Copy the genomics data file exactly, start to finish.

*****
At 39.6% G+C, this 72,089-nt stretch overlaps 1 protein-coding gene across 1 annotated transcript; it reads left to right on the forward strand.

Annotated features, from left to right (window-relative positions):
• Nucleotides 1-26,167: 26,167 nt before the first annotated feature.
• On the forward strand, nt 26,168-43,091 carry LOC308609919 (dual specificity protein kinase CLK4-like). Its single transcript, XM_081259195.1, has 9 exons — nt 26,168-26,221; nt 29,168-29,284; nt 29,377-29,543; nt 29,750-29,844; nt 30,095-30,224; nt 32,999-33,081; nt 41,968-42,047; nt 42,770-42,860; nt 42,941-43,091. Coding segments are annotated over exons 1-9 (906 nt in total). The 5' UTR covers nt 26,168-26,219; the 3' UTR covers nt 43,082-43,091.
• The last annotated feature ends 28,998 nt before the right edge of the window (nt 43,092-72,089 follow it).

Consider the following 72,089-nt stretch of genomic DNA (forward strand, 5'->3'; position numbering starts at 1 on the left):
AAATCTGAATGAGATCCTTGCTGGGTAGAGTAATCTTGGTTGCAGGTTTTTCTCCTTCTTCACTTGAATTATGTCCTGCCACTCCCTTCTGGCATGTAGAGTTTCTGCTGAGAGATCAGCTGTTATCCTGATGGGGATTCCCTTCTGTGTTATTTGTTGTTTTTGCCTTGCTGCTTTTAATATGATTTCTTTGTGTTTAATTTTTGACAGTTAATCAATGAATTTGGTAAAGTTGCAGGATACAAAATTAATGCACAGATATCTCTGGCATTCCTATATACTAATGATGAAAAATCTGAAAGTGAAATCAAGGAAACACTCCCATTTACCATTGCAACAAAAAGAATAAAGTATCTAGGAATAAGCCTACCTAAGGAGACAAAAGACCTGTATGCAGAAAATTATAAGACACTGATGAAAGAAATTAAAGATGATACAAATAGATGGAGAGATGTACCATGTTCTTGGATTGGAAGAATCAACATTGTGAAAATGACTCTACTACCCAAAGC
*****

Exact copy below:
At 39.6% G+C, this 72,089-nt stretch overlaps 1 protein-coding gene across 1 annotated transcript; it reads left to right on the forward strand.

Annotated features, from left to right (window-relative positions):
• Nucleotides 1-26,167: 26,167 nt before the first annotated feature.
• On the forward strand, nt 26,168-43,091 carry LOC308609919 (dual specificity protein kinase CLK4-like). Its single transcript, XM_081259195.1, has 9 exons — nt 26,168-26,221; nt 29,168-29,284; nt 29,377-29,543; nt 29,750-29,844; nt 30,095-30,224; nt 32,999-33,081; nt 41,968-42,047; nt 42,770-42,860; nt 42,941-43,091. Coding segments are annotated over exons 1-9 (906 nt in total). The 5' UTR covers nt 26,168-26,219; the 3' UTR covers nt 43,082-43,091.
• The last annotated feature ends 28,998 nt before the right edge of the window (nt 43,092-72,089 follow it).

Consider the following 72,089-nt stretch of genomic DNA (forward strand, 5'->3'; position numbering starts at 1 on the left):
AAATCTGAATGAGATCCTTGCTGGGTAGAGTAATCTTGGTTGCAGGTTTTTCTCCTTCTTCACTTGAATTATGTCCTGCCACTCCCTTCTGGCATGTAGAGTTTCTGCTGAGAGATCAGCTGTTATCCTGATGGGGATTCCCTTCTGTGTTATTTGTTGTTTTTGCCTTGCTGCTTTTAATATGATTTCTTTGTGTTTAATTTTTGACAGTTAATCAATGAATTTGGTAAAGTTGCAGGATACAAAATTAATGCACAGATATCTCTGGCATTCCTATATACTAATGATGAAAAATCTGAAAGTGAAATCAAGGAAACACTCCCATTTACCATTGCAACAAAAAGAATAAAGTATCTAGGAATAAGCCTACCTAAGGAGACAAAAGACCTGTATGCAGAAAATTATAAGACACTGATGAAAGAAATTAAAGATGATACAAATAGATGGAGAGATGTACCATGTTCTTGGATTGGAAGAATCAACATTGTGAAAATGACTCTACTACCCAAAGC